Introduction: Whole slide images (WSIs) are a crucial tool used by pathologists for diagnosing and grading cancers. In recent years, deep learning techniques have revolutionized the area, helping pathologists in the detection and classification of cancers. Earlier studies have related morphological features of tissues to molecular profiles, such as mutations and gene expression, and several machine learning-based approaches have been proposed to use WSIs to predict gene expression. However, most of the established methods treat different parts of the tissues in an isolated manner, not using the spatial relation between the tiles. In this work, we proposed Vis-Gene, a deep learning approach using a vision transformer for predicting gene expression from WSIs.

Methods: WSIs and RNA-seq data of five cancer types from the TCGA project were used for training and evaluation, including brain (GBM, n = 212), lung (LUAD, n = 520), kidney (KIRP, n = 295), colon (COAD, n = 290) and pancreas (PAAD, n = 180). The datasets were split into 80% for training and 20% for testing. In addition, data from healthy lung and brain tissues were obtained from the GTEx project. WSIs were split into tiles of 256 × 256 pixels, and 4,000 tiles of each image were used for training. Image features of each tile were extracted using a pre-trained Resnet-50. We clustered similar tiles using the k-Means algorithm, and the mean feature value of each cluster was used. We then used a vision transformer to “translate” image features to gene expression. To improve accuracy, we leveraged a transfer learning approach by pretraining the vision transformer on data from healthy tissues.

Results: We carried out five-fold cross-validations to assess the performance of Vis-Gene in each cancer type. The root-mean-squared error (RMSE) of the top 500 most accurately predicted genes in GBM was 0.12, and the standard deviation (SD) was 0.007. The RMSE of the top 100 most accurate genes in LUAD was 0.58 (SD: 0.02), KIRP was 0.63 (SD: 0.02), COAD was 0.53 (SD: 0.03), and PAAD was 0.56 (SD: 0.04). In all the tested cancers, Vis-Gene achieved significantly lower RMSE values and higher correlation coefficients (r) compared to a baseline model and existing computational models. Gene set analysis showed that the top accurately predicted genes in GBM were related to neuropeptide signaling pathway, gliogenesis, and inflammatory response. The top accurate genes in LUAD were related to NF-kappaB signaling and regulation of cell adhesion. Using spatial transcriptomic datasets, we further validated the results of Vis-Gene in predicting intra-tumoral heterogeneity of gene expression.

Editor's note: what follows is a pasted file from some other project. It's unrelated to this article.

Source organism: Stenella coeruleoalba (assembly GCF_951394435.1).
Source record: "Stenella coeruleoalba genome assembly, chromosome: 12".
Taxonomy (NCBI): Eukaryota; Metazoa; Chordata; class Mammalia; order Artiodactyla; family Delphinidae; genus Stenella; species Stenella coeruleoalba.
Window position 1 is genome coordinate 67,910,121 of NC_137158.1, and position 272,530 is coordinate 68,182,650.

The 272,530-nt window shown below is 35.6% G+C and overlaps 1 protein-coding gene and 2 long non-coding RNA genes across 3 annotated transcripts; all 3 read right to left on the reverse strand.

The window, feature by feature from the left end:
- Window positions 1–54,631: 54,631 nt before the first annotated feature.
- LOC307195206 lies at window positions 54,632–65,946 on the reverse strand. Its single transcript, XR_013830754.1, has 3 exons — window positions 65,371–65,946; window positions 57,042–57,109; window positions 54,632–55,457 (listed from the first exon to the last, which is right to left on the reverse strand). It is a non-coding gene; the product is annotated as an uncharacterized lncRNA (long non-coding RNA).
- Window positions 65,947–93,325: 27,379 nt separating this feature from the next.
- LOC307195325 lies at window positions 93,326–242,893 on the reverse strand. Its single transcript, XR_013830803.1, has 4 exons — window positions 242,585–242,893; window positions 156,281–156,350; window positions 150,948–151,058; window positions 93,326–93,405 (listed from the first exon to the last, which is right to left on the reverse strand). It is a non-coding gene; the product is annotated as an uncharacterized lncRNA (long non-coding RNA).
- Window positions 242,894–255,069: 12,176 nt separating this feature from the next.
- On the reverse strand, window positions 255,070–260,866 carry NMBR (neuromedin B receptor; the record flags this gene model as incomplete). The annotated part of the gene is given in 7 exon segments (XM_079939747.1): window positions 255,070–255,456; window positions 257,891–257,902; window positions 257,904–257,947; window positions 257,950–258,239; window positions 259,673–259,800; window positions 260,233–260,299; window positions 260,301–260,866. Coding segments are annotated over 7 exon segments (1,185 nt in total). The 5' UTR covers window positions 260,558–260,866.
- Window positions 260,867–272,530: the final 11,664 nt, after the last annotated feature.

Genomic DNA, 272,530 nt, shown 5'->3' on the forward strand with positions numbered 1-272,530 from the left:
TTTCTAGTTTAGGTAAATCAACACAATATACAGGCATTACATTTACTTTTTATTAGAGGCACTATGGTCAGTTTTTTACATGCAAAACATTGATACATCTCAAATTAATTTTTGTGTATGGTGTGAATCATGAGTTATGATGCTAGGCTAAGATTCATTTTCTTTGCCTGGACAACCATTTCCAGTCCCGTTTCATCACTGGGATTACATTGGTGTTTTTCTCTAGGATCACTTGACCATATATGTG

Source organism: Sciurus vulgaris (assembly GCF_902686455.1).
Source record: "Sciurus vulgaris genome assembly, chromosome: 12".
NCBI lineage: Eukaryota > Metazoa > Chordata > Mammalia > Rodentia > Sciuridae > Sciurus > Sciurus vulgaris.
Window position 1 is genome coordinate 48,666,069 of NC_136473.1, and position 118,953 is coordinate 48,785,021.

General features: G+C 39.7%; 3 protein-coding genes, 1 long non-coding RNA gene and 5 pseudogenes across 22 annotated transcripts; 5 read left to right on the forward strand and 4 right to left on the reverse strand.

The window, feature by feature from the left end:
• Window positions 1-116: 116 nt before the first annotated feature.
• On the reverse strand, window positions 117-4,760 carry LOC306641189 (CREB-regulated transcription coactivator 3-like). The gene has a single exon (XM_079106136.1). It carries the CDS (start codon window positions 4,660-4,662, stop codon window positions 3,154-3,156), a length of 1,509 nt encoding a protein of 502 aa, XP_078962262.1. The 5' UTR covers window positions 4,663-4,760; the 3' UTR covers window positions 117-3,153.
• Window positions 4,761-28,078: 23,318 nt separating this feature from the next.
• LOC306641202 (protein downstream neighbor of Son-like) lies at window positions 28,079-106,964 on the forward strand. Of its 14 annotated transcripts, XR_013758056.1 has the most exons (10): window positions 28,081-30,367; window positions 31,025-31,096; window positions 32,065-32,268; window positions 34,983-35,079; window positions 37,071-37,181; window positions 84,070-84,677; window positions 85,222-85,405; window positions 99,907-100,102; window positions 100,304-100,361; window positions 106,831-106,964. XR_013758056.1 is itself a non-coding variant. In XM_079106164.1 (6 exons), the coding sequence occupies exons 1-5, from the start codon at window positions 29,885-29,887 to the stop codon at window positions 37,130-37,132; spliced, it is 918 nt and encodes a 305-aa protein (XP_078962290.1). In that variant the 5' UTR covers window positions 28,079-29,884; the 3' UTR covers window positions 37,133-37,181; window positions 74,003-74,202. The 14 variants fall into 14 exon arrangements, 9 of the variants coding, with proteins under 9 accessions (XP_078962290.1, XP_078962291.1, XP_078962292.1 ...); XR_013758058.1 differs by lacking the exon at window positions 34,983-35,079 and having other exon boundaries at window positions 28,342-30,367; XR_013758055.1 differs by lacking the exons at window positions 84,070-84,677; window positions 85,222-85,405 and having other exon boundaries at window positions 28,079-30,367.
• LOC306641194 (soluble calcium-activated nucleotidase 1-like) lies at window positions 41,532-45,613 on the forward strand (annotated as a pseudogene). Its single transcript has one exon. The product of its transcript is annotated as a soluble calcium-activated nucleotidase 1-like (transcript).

Conclusion: We established a new machine learning framework that can accurately predict gene expression from WSIs. This allows us to link histology features of cancers to molecular phenotype. Vis-Gene has the potential to identify clinically relevant endpoint expressions of the target genes.

Citation Format: Yuanning Zheng, Marija Pizurica, Francisco Carrillo-Perez, Christian Wohlfart, Wei Yao, Nadia Shamout, Olivier Gevaert, Antoaneta Vladimirova. Prediction of cancer transcriptomes from whole-slide images with Vis-Gene. [abstract]. In: Proceedings of the American Association for Cancer Research Annual Meeting 2023; Part 1 (Regular and Invited Abstracts); 2023 Apr 14-19; Orlando, FL. Philadelphia (PA): AACR; Cancer Res 2023;83(7_Suppl):Abstract nr 4270.